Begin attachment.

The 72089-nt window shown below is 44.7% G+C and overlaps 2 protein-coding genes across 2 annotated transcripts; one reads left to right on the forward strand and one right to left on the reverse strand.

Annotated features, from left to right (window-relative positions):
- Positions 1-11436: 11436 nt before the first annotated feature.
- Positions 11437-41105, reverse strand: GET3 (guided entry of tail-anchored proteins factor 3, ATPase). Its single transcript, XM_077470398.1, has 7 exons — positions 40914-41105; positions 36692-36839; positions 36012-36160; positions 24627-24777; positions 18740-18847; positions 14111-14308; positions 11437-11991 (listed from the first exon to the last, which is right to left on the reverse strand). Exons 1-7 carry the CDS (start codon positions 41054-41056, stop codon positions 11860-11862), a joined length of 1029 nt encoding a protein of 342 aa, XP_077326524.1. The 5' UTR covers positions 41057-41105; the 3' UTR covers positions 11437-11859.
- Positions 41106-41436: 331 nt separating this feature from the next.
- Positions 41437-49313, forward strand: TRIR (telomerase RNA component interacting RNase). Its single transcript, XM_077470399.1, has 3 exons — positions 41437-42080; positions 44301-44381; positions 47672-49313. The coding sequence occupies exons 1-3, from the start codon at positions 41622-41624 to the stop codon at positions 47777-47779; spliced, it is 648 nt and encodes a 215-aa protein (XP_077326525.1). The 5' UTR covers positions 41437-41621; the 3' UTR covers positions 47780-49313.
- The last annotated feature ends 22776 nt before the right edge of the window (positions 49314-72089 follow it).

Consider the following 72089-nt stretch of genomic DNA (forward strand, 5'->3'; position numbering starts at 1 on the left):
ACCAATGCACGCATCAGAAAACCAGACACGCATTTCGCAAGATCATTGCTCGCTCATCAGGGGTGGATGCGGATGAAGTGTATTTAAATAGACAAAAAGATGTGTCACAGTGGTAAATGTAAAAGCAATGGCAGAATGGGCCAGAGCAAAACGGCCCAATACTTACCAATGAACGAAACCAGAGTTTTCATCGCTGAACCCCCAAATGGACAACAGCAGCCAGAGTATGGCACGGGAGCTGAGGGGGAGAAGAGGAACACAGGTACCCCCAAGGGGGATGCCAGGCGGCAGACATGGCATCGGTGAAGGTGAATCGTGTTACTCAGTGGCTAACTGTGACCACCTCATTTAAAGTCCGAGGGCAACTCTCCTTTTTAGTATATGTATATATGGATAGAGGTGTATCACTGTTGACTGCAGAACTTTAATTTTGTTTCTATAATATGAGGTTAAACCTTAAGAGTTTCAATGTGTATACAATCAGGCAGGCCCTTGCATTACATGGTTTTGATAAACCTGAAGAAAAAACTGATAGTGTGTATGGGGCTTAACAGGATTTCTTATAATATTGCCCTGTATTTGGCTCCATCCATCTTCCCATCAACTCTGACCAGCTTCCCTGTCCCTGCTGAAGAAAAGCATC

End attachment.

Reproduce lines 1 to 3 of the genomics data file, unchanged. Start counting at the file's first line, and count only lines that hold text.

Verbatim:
The 72089-nt window shown below is 44.7% G+C and overlaps 2 protein-coding genes across 2 annotated transcripts; one reads left to right on the forward strand and one right to left on the reverse strand.

Annotated features, from left to right (window-relative positions):
- Positions 1-11436: 11436 nt before the first annotated feature.